When in the course of browsing through my local used bookstore years back, I found a copy of one of my former creative writing professor’s books. Out of curiosity and nostalgia, I put my finger on the top of the spine to pull it from the shelf and flip through it. The book was autographed but made out to no one in particular. I received my own autographed copy of the same book not long before that so, my first thought went along the lines of some other student being a jerk and selling their copy.
Time has tempered that assumption. He or she may have had no choice in selling the book and others for the simple need of money. I’ve done that myself and have regretted it every time I’ve returned to build one of my lost collections. That assumption also didn’t take into account that the professor was in fact a published author and any number of people could have purchased the book at a signing and later sold it. Not everyone is as sentimental as I am, but I leaned defensive that day. I like that professor and the fact someone sold his work is still kind of fiendish.
I did however find myself at that same bookstore not long ago. As I browsed the poetry and short story collections, I couldn’t help but wonder if I’d somehow find myself on these shelves. Most of my published work is online but there’s that one poetry anthology one of my college classes did for a final project. There’s that one short story collection made available on Amazon. I exist in printed media and I’m on someone’s shelf. Presumably.
I reasoned that there’s every bit of a chance I could find myself here.
I’m apt to dream of things unreasonable. I’m apt to concoct some sort of scenario in which I’ve succeeded at one outlandish goal or another. Even at my most realistic, I set myself milestones to reach. For a time longer than I can remember, I always thought finding myself on the shelf at Barnes and Noble or other reputable book seller would mean that I had “made it” as a writer. It didn’t matter if it was a poem or short story in a collection. That collection would be in the same retail space as the giants.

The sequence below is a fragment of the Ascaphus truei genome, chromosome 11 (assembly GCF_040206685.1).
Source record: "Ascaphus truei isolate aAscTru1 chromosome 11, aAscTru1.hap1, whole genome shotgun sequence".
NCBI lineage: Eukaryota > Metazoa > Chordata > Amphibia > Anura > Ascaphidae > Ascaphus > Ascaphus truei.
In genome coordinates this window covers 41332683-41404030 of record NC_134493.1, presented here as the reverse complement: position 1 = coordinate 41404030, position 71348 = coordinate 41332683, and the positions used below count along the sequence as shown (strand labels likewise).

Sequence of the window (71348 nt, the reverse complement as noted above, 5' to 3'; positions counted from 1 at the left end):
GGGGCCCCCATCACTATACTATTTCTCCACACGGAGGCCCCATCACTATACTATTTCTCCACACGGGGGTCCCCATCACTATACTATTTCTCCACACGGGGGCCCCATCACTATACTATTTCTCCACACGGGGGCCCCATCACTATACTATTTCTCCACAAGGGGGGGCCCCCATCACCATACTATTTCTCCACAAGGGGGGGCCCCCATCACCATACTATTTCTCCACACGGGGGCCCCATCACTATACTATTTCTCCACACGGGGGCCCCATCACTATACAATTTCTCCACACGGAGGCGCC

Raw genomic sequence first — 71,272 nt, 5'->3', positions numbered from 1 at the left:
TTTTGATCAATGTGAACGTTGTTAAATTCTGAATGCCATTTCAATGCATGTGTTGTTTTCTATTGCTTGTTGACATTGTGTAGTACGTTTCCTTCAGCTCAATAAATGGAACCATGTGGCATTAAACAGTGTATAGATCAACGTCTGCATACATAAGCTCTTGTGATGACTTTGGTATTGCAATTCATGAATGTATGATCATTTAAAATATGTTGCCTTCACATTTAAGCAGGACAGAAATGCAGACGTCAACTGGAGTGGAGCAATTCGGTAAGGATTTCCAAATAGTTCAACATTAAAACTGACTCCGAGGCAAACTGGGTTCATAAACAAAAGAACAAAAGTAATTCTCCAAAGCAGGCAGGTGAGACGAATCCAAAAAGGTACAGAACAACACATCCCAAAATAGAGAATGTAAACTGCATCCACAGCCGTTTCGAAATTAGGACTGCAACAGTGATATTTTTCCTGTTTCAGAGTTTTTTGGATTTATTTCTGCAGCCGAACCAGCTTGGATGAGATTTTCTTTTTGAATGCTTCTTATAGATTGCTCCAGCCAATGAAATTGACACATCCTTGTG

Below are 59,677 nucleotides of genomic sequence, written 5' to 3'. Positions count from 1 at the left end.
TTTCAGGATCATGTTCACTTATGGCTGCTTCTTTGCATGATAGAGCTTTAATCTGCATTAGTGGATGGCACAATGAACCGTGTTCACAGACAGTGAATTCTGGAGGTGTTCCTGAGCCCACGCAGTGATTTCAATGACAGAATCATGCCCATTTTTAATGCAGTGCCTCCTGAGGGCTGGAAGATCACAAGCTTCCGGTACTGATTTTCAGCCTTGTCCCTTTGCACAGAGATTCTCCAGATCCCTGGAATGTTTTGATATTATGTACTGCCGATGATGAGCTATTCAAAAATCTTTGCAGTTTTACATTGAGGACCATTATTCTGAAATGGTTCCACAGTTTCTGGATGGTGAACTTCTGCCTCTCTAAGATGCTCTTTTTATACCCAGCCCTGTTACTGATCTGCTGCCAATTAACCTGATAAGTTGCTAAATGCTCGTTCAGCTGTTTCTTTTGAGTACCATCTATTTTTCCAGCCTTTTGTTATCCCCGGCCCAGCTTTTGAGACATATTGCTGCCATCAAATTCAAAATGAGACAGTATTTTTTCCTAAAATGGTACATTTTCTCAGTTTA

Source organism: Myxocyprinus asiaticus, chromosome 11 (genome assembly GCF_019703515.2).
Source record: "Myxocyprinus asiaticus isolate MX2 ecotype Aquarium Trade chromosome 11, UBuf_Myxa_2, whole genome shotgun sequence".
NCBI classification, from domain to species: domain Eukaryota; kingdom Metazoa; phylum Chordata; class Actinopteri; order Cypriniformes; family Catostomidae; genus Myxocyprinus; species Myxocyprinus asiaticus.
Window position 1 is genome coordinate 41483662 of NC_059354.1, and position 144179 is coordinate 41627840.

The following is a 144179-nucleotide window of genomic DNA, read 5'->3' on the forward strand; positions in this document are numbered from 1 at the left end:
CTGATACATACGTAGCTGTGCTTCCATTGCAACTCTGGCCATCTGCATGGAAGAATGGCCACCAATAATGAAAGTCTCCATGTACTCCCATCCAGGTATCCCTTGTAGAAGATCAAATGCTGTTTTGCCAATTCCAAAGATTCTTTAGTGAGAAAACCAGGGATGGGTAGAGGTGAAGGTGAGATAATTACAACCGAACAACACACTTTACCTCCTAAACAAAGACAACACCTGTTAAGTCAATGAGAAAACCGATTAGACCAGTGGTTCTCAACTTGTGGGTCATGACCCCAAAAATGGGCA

It occurred to me then, looking at the shelves at my local used bookstore, that this did not mean someone would actually buy that collection. This was the darkside of the scenario making, the pessimistic and more realistic side that watched the dust gather only to be disturbed by the employee who pulled it from the shelf to be sent off to whatever afterlife the unsold live.
Then there was the used bookstore.
While I realize that much of what these stores sell is unsold stock bought by the pallet, there’s that odd book that’s been autographed, that has a torn page, that has someone’s notes scribbled in the margins. Those are the books that may have been given as a promotion or as a gift. They may not have even been sold in a retail space. But they were in someone’s hands. They were a possession of some kind, good or bad.
Your big box bookstores deal in the speculation you’ll buy something.
The used bookstores deal more in potential that once upon a time something was loved and that it will be loved again. Or at the very least, that’s the poetic and idealistic version of it. I stopped working retail long ago.
So, to find myself in a used book store, tucked away on a shelf, that would be a better indicator, would it not? Someone once owned the book. Someone once took a chance. Wouldn’t that be a better indication of making it? Maybe that’s just another dream being unreasonable but now’s the time to deal in dreams and the unreasonable to bridge the gap to potential. Its something to hold on to.